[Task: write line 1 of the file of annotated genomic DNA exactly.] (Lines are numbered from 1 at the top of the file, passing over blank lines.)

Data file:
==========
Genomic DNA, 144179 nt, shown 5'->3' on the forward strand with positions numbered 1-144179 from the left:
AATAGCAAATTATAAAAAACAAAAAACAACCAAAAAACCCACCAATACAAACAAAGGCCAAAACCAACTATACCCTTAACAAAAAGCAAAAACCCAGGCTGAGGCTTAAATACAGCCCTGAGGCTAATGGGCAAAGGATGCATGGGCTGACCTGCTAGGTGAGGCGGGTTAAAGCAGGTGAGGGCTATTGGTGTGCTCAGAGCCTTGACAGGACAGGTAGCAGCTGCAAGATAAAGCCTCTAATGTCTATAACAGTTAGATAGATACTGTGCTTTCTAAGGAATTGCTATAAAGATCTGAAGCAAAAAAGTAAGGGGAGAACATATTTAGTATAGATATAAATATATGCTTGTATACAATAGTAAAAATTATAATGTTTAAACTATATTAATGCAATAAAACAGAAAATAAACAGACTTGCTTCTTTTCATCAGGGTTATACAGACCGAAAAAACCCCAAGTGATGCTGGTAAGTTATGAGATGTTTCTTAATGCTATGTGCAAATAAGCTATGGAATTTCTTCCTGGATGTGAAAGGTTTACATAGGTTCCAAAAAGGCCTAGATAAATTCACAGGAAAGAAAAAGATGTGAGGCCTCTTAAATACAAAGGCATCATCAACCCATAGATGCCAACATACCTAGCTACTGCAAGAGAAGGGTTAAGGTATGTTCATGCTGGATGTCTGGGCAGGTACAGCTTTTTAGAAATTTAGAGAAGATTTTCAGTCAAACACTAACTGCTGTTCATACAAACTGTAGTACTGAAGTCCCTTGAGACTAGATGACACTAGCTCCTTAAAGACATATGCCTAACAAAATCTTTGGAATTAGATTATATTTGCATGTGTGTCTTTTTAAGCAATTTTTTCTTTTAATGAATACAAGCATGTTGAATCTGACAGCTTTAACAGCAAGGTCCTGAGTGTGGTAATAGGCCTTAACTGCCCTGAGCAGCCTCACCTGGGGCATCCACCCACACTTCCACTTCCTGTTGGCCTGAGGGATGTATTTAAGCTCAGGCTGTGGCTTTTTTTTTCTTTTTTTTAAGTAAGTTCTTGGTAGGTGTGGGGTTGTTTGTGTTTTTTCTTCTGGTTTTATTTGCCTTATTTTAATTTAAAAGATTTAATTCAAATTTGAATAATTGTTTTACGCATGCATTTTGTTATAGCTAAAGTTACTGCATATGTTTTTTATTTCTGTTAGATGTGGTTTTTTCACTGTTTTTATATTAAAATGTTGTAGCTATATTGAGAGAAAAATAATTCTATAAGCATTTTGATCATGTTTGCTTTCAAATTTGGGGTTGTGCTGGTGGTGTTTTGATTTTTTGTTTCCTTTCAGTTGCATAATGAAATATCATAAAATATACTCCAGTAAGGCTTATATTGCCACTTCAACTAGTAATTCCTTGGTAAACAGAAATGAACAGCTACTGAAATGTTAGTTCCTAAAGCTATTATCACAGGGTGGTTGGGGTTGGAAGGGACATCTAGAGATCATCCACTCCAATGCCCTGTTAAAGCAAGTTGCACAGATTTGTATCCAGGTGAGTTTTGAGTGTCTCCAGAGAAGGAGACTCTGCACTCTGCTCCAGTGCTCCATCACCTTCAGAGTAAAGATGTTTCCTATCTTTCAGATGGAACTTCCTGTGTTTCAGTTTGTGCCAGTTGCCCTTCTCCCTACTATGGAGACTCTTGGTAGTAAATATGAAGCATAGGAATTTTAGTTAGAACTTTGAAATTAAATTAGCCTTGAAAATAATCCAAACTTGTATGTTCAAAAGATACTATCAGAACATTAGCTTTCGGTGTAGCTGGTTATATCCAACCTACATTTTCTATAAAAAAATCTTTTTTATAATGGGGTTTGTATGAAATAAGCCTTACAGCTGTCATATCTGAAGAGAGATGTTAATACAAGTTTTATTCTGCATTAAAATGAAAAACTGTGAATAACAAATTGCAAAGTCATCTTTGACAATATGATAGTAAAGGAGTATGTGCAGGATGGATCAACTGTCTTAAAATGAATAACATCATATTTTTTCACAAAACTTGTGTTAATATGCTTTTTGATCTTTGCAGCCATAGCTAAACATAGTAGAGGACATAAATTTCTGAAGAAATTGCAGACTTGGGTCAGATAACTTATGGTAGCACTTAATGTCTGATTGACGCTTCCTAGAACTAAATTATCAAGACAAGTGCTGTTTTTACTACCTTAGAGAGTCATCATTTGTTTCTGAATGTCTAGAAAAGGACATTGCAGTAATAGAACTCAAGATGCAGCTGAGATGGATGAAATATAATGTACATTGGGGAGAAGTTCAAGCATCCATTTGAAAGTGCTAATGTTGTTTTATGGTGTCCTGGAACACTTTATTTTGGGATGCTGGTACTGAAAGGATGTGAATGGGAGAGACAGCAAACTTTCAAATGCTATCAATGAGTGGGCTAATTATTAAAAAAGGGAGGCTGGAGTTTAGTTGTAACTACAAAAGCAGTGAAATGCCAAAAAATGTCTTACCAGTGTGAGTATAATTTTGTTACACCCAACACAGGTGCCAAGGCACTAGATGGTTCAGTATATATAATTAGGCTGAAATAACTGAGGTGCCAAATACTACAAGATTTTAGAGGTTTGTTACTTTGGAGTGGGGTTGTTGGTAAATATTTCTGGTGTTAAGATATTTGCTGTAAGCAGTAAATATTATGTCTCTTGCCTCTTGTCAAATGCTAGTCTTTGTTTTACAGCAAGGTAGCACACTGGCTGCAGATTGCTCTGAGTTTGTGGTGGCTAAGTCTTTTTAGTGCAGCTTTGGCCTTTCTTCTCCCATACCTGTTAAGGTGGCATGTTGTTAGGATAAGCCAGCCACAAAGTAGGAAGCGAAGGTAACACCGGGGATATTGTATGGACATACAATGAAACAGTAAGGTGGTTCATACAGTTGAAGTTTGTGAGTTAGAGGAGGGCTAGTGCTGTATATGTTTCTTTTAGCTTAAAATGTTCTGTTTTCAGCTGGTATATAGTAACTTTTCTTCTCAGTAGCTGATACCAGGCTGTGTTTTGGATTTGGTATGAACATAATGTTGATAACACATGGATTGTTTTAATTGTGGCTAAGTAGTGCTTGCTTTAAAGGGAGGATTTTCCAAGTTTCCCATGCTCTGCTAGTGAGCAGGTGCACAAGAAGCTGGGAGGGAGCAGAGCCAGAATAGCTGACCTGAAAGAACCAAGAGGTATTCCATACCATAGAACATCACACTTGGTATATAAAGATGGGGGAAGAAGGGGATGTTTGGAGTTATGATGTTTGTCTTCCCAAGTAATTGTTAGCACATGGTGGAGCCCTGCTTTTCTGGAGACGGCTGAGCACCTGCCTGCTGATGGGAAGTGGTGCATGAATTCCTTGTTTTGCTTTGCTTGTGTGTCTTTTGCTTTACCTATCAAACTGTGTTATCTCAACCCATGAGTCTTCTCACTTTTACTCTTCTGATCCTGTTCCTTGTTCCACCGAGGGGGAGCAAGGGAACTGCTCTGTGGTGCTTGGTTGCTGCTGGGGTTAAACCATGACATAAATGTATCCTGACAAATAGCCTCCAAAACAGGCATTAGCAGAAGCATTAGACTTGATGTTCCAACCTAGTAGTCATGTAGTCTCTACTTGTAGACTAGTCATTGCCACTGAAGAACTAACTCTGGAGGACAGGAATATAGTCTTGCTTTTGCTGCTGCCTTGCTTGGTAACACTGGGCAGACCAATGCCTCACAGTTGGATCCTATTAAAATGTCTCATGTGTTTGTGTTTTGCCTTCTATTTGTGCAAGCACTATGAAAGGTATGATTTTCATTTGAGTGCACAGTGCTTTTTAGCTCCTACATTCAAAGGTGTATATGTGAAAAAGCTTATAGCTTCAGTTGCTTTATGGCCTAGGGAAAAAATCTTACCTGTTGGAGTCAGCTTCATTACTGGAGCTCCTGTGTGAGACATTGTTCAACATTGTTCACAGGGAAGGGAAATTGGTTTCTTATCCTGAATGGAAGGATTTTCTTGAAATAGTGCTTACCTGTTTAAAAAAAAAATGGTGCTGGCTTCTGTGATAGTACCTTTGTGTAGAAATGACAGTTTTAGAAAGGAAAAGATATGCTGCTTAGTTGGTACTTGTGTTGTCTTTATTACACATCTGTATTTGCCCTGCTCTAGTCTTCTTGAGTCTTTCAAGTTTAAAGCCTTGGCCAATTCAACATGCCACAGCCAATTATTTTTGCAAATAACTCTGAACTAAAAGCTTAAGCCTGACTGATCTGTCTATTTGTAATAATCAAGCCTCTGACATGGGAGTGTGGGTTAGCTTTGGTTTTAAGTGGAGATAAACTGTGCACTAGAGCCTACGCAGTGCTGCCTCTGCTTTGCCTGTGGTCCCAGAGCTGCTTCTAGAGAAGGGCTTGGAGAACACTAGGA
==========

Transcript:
Genomic DNA, 144179 nt, shown 5'->3' on the forward strand with positions numbered 1-144179 from the left: